Adjustable versus fixed rate loans

With a fixed-rate loan, your monthly payment never changes for the entire duration of your mortgage. The portion allocated to principal (the loan amount) increases, however, your interest payment will decrease in the same amount. Your property taxes may go up (or rarely, down), and your insurance rates might vary as well. For the most part payment amounts on your fixed-rate mortgage will increase very little.

Your first few years of payments on a fixed-rate loan go mostly toward interest. This proportion gradually reverses itself as the loan ages.

You can choose a fixed-rate loan to lock in a low rate. People choose fixed-rate loans when interest rates are low and they want to lock in at this lower rate. For homeowners who have an ARM now, refinancing with a fixed-rate loan can offer more stability in monthly payments. If you currently have an Adjustable Rate Mortgage (ARM), we'll be glad to assist you in locking a fixed-rate at the best rate currently available. Call First Access Mortgage at (985) 429-1770 to learn more.

Adjustable Rate Mortgages — ARMs, as we called them above — come in even more varieties. Generally, interest for ARMs are based on a federal index. A few of these are: the 6-month CD rate, the 1 year rate on Treasure Securities, the Federal Home Loan Bank's 11th District Cost of Funds Index (COFI), or others.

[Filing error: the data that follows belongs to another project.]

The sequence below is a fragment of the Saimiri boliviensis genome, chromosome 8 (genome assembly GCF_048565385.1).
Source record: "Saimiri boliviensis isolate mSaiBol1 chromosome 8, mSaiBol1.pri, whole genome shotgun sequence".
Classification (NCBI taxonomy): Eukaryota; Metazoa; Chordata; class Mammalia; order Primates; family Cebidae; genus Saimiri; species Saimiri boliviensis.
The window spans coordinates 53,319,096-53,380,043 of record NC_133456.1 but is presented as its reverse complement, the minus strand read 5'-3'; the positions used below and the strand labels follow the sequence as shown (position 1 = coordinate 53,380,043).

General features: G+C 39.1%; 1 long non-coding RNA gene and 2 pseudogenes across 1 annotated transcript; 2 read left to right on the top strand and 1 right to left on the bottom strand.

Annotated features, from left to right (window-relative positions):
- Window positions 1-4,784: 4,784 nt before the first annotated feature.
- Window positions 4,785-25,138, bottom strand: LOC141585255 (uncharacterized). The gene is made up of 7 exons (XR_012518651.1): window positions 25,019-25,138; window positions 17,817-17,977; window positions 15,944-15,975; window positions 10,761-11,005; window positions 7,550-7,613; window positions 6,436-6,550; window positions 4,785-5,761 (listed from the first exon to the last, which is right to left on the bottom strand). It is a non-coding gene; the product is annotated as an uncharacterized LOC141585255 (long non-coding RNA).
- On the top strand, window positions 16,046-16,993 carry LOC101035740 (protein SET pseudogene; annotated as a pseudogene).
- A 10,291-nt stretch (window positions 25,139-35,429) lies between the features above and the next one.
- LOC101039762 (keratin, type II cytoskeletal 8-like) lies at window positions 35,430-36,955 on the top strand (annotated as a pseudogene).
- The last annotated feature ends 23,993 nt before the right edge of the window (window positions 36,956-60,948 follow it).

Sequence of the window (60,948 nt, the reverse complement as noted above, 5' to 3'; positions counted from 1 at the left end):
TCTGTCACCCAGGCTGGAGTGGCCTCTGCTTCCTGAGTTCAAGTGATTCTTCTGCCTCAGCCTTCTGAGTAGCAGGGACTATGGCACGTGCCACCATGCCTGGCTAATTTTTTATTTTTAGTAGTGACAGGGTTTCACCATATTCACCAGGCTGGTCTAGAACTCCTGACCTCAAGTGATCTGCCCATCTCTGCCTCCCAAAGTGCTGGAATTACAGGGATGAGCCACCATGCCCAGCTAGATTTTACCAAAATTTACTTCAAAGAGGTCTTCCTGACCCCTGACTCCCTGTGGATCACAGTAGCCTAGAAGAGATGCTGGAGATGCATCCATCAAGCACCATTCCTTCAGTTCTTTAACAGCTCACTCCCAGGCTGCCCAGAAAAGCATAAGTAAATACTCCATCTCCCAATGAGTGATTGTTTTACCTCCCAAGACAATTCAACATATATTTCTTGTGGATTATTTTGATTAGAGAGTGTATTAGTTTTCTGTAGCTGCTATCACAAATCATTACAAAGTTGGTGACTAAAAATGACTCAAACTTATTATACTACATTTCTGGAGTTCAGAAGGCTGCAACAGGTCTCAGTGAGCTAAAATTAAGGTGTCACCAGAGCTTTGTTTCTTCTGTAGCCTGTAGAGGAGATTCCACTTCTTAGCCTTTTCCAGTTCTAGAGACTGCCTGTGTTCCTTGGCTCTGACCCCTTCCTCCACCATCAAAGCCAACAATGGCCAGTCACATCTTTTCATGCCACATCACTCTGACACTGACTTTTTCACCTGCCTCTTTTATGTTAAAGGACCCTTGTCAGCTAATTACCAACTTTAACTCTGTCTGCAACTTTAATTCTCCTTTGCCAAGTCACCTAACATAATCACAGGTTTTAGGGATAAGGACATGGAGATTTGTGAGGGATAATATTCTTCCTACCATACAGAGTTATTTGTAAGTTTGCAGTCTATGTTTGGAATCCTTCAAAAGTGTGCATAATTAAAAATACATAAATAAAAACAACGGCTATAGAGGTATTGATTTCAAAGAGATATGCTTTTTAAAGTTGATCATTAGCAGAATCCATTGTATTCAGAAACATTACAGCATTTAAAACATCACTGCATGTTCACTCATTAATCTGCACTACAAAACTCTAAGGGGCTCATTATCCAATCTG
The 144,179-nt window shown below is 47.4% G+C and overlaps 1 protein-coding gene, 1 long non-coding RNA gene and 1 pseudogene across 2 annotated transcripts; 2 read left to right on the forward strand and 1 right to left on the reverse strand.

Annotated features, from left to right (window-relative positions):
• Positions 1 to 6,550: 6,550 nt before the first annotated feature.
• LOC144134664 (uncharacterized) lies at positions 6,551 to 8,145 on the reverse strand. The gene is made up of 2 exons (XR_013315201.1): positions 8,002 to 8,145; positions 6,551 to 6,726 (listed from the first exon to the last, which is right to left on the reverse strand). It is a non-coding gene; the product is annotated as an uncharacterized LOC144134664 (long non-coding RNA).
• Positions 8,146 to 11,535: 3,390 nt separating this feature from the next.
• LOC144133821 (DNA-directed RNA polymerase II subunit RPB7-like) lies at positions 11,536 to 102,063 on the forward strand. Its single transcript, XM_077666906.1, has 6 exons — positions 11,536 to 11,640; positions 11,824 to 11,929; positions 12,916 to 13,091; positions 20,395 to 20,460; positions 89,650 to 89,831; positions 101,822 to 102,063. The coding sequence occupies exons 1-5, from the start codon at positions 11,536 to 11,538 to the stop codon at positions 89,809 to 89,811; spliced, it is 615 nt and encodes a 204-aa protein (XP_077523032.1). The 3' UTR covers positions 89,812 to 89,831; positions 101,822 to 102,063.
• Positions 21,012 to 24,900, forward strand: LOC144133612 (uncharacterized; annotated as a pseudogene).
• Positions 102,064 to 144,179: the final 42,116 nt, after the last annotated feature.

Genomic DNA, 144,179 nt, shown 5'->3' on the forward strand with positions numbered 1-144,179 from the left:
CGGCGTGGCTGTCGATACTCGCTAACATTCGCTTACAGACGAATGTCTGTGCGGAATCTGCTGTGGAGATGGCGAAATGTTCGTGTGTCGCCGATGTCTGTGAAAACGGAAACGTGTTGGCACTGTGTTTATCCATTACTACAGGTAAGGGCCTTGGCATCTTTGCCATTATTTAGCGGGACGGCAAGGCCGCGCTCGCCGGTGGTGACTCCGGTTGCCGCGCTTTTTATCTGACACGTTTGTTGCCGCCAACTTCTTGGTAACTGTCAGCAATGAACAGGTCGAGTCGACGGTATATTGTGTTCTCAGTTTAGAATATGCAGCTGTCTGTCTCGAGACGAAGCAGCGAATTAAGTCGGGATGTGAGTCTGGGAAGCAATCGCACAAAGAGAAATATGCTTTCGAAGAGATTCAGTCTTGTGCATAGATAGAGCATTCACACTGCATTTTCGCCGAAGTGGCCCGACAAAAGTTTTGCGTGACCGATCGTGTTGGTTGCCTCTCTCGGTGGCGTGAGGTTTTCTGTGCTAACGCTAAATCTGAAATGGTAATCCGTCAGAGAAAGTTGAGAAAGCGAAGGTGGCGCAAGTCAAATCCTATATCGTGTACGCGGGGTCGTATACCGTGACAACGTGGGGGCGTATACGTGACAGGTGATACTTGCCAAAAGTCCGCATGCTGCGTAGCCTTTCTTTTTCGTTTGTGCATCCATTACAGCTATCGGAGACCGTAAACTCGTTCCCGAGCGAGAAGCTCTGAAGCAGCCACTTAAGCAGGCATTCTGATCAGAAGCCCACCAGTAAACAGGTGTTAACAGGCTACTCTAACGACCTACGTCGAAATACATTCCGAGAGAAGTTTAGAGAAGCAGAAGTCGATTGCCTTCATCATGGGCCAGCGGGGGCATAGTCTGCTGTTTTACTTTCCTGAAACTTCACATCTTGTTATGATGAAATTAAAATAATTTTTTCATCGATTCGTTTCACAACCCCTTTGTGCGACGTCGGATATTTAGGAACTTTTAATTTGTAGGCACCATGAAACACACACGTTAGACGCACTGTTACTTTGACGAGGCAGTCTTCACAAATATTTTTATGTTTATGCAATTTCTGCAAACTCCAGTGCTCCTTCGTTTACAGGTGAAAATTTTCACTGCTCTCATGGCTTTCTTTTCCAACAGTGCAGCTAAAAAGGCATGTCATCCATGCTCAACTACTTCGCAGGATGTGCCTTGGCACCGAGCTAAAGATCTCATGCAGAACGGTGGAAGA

Most programs have a "cap" that protects borrowers from sudden increases in monthly payments. Some ARMs can't increase more than 2% per year, regardless of the underlying interest rate. Your loan may have a "payment cap" that instead of capping the interest directly, caps the amount your monthly payment can increase in a given period. In addition, almost all ARM programs feature a "lifetime cap" — the rate can't ever exceed the cap percentage.

ARMs usually start out at a very low rate that may increase over time. You've likely heard of 5/1 or 3/1 ARMs. For these loans, the introductory rate is fixed for three or five years. It then adjusts every year. These kinds of loans are fixed for 3 or 5 years, then adjust. These loans are often best for borrowers who anticipate moving in three or five years. These types of adjustable rate loans most benefit borrowers who plan to move before the loan adjusts.

Most people who choose ARMs choose them when they want to get lower introductory rates and do not plan on remaining in the home longer than this introductory low-rate period. ARMs can be risky in a down market because homeowners can get stuck with increasing rates if they cannot sell their home or refinance at the lower property value.

Have questions about mortgage loans? Call us at (985) 429-1770. It's our job to answer these questions and many others, so we're happy to help!

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